The North-South Connector is built to support the transportation ‘spine’ of the UK. It includes Hyperloop stations located near the airports for each of the cities in order to off-load domestic air travel, especially between London and Edinburgh. “It makes sense to connect the two. We decided not only could we make the journey shorter and more pleasant and environmentally friendly but also with less strain on airports around London,” explains team President Adam Anyszewski, who studies mechanical and electrical engineering at the University of Edinburgh.
Mirroring the Northern Arc, the North-South Connector outlines how a Hyperloop system could help enable a more balanced economic landscape across the UK. “The UK is currently very London centered, and that has not spread in the same way across the rest of the UK.” says Hannah Ritchie, a PhD student at the University of Edinburgh in climate change mitigation. The route highlights how the virtual density made possible by Hyperloop speeds would allow for higher labor mobility and a greater interchange of skills between places such as Glasgow, which is historically strong in manufacturing, and Edinburgh, which is stronger in financial services.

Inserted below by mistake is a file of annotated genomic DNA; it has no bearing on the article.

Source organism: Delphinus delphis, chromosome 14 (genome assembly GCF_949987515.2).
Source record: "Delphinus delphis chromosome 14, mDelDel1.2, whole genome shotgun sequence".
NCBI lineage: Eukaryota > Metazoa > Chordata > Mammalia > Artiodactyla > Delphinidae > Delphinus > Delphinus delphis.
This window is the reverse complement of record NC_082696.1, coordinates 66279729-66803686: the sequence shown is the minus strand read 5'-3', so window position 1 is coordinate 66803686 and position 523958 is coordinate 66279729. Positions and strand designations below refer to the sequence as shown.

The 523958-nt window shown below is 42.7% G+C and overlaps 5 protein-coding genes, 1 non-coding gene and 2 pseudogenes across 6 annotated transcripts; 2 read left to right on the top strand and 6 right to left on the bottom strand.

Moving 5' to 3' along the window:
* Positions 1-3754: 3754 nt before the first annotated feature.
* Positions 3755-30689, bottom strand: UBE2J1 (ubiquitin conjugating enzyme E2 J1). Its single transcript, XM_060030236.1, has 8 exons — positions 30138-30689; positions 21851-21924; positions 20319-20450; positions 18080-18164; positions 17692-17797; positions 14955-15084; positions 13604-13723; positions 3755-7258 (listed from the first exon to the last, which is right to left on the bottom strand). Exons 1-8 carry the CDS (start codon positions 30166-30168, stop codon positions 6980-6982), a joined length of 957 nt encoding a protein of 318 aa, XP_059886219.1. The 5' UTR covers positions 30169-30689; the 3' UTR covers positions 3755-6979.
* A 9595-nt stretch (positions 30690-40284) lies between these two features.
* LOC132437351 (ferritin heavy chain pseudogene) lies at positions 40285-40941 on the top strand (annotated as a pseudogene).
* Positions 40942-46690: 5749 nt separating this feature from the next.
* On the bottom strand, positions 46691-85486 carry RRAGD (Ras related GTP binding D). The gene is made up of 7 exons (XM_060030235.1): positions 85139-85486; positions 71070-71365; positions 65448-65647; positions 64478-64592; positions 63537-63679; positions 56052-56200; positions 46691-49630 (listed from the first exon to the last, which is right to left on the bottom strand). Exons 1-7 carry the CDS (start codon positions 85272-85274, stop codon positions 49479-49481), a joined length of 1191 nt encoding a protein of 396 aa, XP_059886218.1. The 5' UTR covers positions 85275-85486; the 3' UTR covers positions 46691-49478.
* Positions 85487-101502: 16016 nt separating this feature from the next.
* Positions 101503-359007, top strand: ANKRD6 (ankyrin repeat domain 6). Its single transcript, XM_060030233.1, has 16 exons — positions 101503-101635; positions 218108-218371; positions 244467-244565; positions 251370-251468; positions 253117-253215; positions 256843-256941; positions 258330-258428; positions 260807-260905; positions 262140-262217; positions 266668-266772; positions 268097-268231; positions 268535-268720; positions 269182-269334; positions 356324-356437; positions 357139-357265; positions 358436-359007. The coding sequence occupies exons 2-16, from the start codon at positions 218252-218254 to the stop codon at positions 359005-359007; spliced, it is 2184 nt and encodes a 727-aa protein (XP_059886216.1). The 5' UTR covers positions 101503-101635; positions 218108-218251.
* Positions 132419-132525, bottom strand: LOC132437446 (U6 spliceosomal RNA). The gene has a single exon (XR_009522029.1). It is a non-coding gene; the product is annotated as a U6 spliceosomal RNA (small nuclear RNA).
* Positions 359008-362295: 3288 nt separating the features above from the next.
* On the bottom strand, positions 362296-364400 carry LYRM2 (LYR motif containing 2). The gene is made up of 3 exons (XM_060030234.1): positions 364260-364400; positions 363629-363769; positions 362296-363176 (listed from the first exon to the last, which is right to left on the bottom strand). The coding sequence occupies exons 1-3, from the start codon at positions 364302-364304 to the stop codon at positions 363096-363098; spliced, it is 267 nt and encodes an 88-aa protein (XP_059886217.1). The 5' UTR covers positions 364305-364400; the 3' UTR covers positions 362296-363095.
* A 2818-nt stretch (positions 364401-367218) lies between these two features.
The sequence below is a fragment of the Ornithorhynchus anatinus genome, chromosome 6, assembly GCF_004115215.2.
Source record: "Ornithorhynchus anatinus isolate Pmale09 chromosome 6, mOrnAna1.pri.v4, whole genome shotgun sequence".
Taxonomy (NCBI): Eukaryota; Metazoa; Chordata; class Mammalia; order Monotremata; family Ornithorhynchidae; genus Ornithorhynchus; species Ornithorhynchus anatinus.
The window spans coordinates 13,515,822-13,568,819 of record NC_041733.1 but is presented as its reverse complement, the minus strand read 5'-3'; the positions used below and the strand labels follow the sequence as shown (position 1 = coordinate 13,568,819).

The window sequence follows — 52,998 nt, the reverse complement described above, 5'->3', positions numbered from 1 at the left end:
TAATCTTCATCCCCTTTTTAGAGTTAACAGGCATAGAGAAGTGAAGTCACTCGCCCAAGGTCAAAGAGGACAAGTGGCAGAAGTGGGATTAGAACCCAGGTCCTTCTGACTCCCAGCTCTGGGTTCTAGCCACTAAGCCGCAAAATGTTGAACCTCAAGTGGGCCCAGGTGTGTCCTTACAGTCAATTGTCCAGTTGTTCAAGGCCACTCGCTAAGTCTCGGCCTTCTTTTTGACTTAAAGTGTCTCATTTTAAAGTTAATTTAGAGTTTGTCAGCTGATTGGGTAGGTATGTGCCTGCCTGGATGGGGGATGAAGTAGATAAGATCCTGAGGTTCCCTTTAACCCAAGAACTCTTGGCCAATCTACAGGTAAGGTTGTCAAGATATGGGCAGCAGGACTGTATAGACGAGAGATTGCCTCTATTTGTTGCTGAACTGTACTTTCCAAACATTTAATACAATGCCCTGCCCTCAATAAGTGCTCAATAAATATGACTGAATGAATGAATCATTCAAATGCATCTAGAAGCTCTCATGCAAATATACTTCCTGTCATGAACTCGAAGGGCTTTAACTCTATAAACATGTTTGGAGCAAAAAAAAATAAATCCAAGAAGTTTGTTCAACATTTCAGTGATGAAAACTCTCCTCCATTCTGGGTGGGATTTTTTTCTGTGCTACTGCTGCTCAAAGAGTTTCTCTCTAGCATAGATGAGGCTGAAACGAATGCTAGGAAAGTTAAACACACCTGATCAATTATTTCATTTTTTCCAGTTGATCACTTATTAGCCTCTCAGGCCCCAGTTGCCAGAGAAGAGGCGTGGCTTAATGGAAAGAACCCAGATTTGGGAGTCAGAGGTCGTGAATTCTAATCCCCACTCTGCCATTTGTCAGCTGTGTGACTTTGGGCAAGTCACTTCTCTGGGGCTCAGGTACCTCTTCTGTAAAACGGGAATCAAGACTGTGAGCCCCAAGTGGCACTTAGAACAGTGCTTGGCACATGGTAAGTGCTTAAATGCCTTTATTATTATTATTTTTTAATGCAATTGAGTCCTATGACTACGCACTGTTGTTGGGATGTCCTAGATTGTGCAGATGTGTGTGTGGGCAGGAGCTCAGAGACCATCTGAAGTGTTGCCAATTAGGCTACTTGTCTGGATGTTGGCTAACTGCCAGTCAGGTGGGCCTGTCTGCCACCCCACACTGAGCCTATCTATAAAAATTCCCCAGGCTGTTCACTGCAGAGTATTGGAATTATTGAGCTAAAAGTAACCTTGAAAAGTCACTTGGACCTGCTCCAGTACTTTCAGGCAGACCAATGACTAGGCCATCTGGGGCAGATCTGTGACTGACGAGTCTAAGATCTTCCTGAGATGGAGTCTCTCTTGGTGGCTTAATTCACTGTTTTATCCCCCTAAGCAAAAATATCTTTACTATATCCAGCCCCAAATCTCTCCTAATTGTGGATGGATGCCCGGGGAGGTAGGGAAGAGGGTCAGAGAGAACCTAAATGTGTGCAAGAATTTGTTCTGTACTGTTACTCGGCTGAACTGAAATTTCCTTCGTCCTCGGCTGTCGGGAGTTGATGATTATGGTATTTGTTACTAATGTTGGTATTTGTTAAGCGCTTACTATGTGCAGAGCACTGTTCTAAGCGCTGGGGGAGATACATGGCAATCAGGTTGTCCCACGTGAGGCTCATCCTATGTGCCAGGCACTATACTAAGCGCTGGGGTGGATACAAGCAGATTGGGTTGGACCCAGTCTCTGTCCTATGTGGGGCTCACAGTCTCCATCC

Through fast and seamless connections, a Hyperloop system would distribute the massive economic pull of London more equally and more productively. As the proposal astutely notes, “what the Tube did for London, the Hyperloop will do for the United Kingdom.”
Hyperloop One Global Challenge semifinalists, representing the UK North-South Connector route
The UK has a long history in coming up with innovative ways to use its transportation corridors. Canals that once delivered coal now deliver electricity, mobile signals and high-speed internet through 650km of fibre-optic cable buried under the towpaths that the Canal & River Trust looks after. The money earned from data transmission helps pay for the upkeep of the waterways.
It’s this spirit of innovation and push for economic mobility that make the UK so attractive for a Hyperloop route. “In the UK, we’re operating in a complex system,” says Victoria Crozet, coordinator for the Scotland-Wales route team and a transportation consultant at AECOM. “Maybe this complexity is actually bringing more benefits than issues…it’s a country that has travel demand, that has a strong economy and I think people will support this idea…they’re ready.”